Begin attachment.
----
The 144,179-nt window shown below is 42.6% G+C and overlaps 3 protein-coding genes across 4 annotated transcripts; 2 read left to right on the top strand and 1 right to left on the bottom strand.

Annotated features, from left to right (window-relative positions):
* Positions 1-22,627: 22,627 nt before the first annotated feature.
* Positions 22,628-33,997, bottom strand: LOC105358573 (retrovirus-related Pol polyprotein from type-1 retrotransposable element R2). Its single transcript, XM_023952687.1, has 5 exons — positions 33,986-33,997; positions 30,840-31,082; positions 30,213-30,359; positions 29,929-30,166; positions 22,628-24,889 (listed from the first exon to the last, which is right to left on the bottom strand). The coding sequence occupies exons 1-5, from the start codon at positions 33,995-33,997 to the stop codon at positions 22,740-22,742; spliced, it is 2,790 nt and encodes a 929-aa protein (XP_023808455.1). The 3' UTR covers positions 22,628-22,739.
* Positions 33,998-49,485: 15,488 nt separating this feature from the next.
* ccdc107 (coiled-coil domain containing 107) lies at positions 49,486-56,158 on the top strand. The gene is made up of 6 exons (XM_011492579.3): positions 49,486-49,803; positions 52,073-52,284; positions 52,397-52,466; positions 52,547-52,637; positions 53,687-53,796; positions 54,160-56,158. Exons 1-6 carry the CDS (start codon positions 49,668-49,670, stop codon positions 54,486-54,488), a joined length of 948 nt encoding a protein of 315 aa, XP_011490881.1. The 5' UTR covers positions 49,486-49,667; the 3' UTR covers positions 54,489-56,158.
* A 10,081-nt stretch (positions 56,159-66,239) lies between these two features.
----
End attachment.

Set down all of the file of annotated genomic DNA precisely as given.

The 144,179-nt window shown below is 42.6% G+C and overlaps 3 protein-coding genes across 4 annotated transcripts; 2 read left to right on the top strand and 1 right to left on the bottom strand.

Annotated features, from left to right (window-relative positions):
* Positions 1-22,627: 22,627 nt before the first annotated feature.
* Positions 22,628-33,997, bottom strand: LOC105358573 (retrovirus-related Pol polyprotein from type-1 retrotransposable element R2). Its single transcript, XM_023952687.1, has 5 exons — positions 33,986-33,997; positions 30,840-31,082; positions 30,213-30,359; positions 29,929-30,166; positions 22,628-24,889 (listed from the first exon to the last, which is right to left on the bottom strand). The coding sequence occupies exons 1-5, from the start codon at positions 33,995-33,997 to the stop codon at positions 22,740-22,742; spliced, it is 2,790 nt and encodes a 929-aa protein (XP_023808455.1). The 3' UTR covers positions 22,628-22,739.
* Positions 33,998-49,485: 15,488 nt separating this feature from the next.
* ccdc107 (coiled-coil domain containing 107) lies at positions 49,486-56,158 on the top strand. The gene is made up of 6 exons (XM_011492579.3): positions 49,486-49,803; positions 52,073-52,284; positions 52,397-52,466; positions 52,547-52,637; positions 53,687-53,796; positions 54,160-56,158. Exons 1-6 carry the CDS (start codon positions 49,668-49,670, stop codon positions 54,486-54,488), a joined length of 948 nt encoding a protein of 315 aa, XP_011490881.1. The 5' UTR covers positions 49,486-49,667; the 3' UTR covers positions 54,489-56,158.
* A 10,081-nt stretch (positions 56,159-66,239) lies between these two features.